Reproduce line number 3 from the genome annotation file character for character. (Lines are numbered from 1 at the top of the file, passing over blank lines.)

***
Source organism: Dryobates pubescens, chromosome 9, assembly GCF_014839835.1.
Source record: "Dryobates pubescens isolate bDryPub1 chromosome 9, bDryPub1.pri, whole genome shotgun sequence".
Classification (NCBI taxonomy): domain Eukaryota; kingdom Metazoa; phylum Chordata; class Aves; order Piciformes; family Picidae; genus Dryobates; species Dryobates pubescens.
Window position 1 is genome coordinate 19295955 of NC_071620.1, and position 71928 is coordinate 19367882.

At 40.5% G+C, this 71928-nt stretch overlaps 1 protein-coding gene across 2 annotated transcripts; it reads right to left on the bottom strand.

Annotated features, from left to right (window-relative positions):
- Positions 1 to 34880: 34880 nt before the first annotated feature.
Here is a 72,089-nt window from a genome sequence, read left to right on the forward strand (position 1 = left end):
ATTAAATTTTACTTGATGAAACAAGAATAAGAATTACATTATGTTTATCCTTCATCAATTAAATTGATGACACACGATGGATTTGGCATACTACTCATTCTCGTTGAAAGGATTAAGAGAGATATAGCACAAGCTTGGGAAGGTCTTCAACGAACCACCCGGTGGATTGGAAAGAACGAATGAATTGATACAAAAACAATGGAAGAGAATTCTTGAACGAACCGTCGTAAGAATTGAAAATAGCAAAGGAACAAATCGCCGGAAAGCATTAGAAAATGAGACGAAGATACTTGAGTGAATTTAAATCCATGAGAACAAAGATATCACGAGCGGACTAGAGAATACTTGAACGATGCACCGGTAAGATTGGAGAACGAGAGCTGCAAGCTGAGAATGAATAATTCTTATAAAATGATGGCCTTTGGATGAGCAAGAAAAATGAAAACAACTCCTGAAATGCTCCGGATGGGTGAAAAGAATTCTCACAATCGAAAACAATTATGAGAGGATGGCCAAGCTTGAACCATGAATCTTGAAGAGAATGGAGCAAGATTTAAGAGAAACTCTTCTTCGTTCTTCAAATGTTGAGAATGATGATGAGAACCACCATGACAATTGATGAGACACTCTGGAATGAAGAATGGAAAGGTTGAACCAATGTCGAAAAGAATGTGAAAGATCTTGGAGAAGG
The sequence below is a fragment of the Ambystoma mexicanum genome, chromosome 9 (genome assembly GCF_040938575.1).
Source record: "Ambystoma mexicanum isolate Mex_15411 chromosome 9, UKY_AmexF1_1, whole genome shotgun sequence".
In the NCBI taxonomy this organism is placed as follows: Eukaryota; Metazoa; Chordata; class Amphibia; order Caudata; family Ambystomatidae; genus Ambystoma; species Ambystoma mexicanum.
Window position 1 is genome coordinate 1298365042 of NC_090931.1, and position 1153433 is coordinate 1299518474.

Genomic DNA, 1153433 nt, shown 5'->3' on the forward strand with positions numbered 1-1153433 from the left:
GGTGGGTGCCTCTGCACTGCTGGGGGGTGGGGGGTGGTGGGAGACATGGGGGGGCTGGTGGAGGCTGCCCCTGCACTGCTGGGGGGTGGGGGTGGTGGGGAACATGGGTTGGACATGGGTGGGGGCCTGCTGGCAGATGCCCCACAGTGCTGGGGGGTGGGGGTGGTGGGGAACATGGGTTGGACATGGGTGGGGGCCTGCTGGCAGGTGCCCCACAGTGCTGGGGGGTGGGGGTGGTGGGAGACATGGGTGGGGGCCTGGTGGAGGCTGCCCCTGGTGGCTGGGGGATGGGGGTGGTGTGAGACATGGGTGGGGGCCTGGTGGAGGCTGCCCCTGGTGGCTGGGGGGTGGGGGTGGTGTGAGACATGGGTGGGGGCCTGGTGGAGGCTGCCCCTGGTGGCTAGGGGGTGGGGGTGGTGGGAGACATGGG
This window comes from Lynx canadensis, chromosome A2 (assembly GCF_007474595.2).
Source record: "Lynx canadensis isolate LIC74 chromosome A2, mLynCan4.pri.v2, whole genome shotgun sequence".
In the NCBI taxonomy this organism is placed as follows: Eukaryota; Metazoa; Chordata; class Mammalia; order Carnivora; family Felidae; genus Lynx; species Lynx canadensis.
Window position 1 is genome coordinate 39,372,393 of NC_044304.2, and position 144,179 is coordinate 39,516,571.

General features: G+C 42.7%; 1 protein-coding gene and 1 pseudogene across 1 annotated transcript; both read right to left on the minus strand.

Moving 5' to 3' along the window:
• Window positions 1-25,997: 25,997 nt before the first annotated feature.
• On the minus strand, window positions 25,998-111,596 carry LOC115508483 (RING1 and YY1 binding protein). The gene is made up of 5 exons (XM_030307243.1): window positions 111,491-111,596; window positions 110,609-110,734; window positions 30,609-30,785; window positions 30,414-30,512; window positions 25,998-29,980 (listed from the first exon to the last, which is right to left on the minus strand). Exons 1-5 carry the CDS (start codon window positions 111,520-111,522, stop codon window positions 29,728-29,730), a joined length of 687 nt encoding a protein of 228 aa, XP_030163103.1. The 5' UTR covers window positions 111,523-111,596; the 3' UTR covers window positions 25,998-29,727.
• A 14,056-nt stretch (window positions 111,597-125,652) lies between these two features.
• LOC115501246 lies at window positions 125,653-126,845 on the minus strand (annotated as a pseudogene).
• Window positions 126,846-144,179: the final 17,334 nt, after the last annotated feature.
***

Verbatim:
Classification (NCBI taxonomy): domain Eukaryota; kingdom Metazoa; phylum Chordata; class Aves; order Piciformes; family Picidae; genus Dryobates; species Dryobates pubescens.